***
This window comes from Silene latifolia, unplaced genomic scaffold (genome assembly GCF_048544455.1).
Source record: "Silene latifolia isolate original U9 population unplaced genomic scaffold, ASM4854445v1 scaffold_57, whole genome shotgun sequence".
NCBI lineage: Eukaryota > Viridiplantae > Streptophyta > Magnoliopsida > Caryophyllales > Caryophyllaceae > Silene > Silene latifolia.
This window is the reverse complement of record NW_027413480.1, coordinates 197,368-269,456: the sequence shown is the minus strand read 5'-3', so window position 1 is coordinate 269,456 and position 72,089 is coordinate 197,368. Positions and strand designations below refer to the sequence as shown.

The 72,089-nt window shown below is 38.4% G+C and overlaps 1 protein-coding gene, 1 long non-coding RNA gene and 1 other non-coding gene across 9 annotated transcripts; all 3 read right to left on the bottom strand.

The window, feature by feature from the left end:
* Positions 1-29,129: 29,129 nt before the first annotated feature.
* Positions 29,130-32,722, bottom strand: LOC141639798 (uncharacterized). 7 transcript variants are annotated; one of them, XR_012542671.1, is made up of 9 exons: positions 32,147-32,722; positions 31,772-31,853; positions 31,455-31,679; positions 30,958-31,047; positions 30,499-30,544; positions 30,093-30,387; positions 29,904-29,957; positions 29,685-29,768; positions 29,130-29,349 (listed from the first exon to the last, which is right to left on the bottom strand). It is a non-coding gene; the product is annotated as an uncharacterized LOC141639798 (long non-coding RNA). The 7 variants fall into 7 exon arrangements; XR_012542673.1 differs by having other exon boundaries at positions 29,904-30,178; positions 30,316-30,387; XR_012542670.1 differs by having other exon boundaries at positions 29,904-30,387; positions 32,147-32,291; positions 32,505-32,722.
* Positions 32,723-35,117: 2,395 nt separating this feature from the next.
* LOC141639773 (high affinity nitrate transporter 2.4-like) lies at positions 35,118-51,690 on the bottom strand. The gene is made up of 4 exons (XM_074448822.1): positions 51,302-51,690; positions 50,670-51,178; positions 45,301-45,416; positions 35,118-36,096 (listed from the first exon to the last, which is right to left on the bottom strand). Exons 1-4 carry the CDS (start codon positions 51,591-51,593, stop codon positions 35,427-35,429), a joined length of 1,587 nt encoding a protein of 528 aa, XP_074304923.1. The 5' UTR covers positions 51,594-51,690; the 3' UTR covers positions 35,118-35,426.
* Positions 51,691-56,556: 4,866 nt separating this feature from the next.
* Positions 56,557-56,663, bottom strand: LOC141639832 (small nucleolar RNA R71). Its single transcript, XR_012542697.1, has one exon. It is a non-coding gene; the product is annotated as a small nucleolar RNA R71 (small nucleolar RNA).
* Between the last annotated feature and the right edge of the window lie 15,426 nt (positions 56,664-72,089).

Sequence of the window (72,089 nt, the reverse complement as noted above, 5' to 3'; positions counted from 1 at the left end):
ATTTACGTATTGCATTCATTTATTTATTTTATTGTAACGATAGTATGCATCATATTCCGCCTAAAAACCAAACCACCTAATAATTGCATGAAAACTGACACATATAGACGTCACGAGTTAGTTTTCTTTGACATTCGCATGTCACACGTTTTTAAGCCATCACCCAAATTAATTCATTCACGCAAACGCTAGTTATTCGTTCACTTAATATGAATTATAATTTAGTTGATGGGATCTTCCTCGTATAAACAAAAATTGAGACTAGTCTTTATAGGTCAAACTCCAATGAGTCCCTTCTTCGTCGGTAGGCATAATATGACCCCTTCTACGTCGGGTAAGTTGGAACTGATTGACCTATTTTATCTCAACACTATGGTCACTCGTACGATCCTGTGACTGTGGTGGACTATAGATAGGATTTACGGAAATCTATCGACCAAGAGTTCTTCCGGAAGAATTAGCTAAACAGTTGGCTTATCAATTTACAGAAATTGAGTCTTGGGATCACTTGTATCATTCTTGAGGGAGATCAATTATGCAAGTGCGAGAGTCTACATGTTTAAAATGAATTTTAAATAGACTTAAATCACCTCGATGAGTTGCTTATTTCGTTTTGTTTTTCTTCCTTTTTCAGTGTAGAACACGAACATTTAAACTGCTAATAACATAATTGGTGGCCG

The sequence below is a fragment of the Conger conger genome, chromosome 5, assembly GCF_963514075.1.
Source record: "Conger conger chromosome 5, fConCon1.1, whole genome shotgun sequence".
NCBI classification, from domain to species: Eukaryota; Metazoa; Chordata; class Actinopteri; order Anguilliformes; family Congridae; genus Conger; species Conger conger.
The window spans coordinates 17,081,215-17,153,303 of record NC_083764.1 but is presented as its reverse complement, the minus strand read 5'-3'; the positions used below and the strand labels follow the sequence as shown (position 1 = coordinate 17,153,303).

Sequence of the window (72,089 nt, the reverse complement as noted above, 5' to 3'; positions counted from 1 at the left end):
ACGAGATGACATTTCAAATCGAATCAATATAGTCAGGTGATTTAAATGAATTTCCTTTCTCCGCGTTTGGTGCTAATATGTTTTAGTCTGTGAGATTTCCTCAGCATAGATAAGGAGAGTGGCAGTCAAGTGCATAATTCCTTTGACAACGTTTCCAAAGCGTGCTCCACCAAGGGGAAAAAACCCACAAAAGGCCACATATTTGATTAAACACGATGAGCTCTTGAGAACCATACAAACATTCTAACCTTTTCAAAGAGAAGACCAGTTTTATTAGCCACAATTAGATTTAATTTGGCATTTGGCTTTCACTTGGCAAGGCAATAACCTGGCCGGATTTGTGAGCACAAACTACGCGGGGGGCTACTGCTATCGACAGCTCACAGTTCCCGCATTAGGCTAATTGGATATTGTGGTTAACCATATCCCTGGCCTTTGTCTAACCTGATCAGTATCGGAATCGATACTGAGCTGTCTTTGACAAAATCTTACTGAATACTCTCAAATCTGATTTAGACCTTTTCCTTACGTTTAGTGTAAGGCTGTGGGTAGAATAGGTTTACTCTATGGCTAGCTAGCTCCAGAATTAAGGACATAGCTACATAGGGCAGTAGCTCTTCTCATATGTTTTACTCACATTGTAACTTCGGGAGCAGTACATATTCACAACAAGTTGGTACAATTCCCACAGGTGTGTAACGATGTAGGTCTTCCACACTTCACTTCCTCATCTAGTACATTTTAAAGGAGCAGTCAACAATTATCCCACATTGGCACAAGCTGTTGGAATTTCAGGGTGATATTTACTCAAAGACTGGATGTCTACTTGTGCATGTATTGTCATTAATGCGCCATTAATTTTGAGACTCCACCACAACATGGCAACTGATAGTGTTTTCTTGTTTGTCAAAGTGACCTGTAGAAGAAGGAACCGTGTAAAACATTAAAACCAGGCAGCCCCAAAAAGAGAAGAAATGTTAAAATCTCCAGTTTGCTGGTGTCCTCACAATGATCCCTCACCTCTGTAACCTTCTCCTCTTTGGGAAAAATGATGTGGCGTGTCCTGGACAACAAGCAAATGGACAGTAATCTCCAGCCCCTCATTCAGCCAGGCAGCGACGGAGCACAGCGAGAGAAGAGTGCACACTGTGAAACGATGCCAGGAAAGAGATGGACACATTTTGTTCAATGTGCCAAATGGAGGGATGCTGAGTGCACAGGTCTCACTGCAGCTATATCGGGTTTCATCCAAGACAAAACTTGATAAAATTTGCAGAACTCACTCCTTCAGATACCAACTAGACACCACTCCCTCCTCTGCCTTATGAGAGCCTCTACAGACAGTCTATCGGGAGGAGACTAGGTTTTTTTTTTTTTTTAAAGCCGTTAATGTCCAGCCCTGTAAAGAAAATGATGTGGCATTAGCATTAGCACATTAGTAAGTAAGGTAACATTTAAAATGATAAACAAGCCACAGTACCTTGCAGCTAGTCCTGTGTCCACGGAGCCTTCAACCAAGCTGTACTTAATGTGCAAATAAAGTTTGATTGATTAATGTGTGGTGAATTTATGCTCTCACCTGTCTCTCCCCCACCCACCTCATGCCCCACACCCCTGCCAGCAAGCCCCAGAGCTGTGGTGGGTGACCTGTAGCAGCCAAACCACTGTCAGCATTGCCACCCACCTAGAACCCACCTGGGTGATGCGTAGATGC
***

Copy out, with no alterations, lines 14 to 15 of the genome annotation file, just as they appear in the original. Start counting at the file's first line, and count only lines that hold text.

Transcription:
Sequence of the window (72,089 nt, the reverse complement as noted above, 5' to 3'; positions counted from 1 at the left end):
ATTTACGTATTGCATTCATTTATTTATTTTATTGTAACGATAGTATGCATCATATTCCGCCTAAAAACCAAACCACCTAATAATTGCATGAAAACTGACACATATAGACGTCACGAGTTAGTTTTCTTTGACATTCGCATGTCACACGTTTTTAAGCCATCACCCAAATTAATTCATTCACGCAAACGCTAGTTATTCGTTCACTTAATATGAATTATAATTTAGTTGATGGGATCTTCCTCGTATAAACAAAAATTGAGACTAGTCTTTATAGGTCAAACTCCAATGAGTCCCTTCTTCGTCGGTAGGCATAATATGACCCCTTCTACGTCGGGTAAGTTGGAACTGATTGACCTATTTTATCTCAACACTATGGTCACTCGTACGATCCTGTGACTGTGGTGGACTATAGATAGGATTTACGGAAATCTATCGACCAAGAGTTCTTCCGGAAGAATTAGCTAAACAGTTGGCTTATCAATTTACAGAAATTGAGTCTTGGGATCACTTGTATCATTCTTGAGGGAGATCAATTATGCAAGTGCGAGAGTCTACATGTTTAAAATGAATTTTAAATAGACTTAAATCACCTCGATGAGTTGCTTATTTCGTTTTGTTTTTCTTCCTTTTTCAGTGTAGAACACGAACATTTAAACTGCTAATAACATAATTGGTGGCCG